My company maintains over 4000 military homes on a prominanate installation and many others on other installations.
Recently some housing inspectors that have no electrical training have decided that if an occupant wiggles their electrical plug when they are extracting it from an outlet and breaks the tiny piece of plastic that is immediately adjacent to the grounding slot on the outlet that the outlet must be replaced. The damage is extremely minor and is not normally even noticed unless one examines it closely. I'm hoping that many of you have seen just how small this damage is and can help me as I struggle with this issue. The NEC Code that probably applies is:
NEC 110.12 (C), page 70-34, which states the following:
"Integrity of Electrical Equipment and Connection. Internal parts of electrical equipment, including busbars, wiring terminals, insulators, and other surfaces, shall not be damaged or contaminated by foreign materials such as paint, plaster, cleaners, abrasives, or corrosive residues. There shall be no damaged parts that may adversely affect safe operations or mechanical strength of the equipment such s parts that are broken; bent; cut; or deteriorated by corrosion, chemical action, or overheating."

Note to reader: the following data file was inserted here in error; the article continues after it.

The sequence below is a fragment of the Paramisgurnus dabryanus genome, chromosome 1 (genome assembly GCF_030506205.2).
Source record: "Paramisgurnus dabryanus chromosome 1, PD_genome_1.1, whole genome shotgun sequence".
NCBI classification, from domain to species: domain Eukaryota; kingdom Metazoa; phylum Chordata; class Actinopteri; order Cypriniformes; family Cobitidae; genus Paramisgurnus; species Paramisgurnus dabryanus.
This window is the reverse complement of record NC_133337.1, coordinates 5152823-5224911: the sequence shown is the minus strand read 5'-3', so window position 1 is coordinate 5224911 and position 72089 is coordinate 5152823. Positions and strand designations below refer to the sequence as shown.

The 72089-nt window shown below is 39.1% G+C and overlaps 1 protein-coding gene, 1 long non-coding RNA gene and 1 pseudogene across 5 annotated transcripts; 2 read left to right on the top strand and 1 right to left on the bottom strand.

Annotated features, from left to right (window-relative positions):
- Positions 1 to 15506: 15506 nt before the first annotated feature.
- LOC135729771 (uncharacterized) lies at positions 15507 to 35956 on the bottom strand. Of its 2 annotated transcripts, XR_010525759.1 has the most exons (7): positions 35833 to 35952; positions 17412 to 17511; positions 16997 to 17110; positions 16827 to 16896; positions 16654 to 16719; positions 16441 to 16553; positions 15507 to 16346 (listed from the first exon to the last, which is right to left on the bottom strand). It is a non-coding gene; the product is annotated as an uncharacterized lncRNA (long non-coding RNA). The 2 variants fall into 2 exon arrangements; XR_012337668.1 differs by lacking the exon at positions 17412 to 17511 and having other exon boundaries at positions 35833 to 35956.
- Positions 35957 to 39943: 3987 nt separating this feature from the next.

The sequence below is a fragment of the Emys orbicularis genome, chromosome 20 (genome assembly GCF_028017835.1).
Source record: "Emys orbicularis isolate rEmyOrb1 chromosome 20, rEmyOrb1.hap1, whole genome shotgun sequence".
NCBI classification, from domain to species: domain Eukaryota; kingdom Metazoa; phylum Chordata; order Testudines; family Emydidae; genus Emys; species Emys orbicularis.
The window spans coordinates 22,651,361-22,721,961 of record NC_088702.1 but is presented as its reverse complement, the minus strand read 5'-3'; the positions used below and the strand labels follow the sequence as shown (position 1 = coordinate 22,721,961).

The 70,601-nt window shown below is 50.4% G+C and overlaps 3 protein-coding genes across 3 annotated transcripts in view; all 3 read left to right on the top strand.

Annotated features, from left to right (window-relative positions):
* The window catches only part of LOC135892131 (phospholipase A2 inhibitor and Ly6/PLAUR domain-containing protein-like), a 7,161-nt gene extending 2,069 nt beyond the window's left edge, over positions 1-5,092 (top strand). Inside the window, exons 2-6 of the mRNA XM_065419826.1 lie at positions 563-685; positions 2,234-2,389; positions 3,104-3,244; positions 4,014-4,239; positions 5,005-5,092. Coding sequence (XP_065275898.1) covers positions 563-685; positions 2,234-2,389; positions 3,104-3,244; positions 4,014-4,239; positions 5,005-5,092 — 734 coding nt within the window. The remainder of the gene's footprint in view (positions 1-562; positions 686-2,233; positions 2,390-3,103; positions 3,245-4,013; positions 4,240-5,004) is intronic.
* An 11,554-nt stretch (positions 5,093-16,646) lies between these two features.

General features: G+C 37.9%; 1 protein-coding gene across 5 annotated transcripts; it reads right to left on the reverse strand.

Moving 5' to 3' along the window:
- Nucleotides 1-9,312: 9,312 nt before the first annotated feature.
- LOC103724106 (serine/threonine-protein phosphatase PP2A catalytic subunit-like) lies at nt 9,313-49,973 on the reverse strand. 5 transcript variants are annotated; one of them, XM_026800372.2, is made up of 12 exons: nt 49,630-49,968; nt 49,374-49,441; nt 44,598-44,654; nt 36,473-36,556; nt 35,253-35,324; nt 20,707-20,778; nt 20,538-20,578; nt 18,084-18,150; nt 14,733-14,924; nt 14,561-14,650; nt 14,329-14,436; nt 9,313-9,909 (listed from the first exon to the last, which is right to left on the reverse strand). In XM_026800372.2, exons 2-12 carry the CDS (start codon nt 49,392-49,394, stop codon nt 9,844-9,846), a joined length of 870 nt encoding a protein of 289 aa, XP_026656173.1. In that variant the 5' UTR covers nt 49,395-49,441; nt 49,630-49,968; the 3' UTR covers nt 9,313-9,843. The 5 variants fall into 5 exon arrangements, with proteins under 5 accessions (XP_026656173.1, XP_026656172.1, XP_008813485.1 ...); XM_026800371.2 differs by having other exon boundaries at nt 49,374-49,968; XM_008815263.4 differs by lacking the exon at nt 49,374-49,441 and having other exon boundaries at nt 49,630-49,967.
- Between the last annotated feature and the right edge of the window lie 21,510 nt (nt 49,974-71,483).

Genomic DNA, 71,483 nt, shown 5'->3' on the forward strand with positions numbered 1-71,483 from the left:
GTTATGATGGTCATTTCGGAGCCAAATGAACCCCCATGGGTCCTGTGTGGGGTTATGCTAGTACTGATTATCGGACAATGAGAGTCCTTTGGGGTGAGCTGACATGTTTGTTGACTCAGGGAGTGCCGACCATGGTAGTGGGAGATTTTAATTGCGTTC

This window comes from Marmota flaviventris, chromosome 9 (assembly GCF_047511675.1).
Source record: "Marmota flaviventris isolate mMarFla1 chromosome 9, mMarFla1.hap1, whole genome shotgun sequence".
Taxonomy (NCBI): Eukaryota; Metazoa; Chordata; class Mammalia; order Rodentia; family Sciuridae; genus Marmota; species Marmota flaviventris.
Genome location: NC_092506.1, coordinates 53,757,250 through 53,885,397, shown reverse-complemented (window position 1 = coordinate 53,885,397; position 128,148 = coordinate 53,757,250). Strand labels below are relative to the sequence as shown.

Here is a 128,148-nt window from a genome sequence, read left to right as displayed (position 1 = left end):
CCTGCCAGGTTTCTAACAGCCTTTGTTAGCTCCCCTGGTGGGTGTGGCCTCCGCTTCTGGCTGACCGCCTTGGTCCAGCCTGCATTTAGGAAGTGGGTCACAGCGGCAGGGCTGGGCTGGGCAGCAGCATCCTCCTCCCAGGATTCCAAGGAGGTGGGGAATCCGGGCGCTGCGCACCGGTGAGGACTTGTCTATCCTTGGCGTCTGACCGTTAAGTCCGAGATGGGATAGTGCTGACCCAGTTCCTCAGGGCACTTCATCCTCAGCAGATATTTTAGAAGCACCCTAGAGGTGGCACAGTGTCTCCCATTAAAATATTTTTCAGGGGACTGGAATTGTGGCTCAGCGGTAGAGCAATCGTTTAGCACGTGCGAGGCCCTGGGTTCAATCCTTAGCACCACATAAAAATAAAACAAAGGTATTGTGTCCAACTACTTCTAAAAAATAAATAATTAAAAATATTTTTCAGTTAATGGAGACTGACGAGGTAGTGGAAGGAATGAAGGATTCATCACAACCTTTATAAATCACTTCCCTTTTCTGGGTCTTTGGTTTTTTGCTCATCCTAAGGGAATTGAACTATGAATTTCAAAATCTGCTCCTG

As it pertains to the first sentence, this damage is not internal, and as it pertains to the last sentence it does not adversely effect safe operations or mechanical strength. In that it poses no safety hazard I submit that the replacement of these outlets, often new ones, is unnessary and the money spent for this could be better spent on other safety issues. I would appreciate your thoughts.
I agree there is no real danger. I might even find one like that in my house. I can see how this could become a "sore spot" for you if your company has a maintenance agreement and is charging a flat out yearly price to handle such minor things. On the other hand if you are able to charge for them why not wait until you have a days worth of work at any one particular base and go to it ?
One upside to this is that there is a system of sorts to replace receptacles. You may not see other issues that may exist hidden in the device or related to the circuit connections. For example loose connections or poor tension. I would also expect the newer receptacles to be a bit less susceptable to the damage you are referring to. Do you perform any kind of test on the finished replacement?
Re: Damaged outlets#94921 08/29/0510:02 AM08/29/0510:02 AM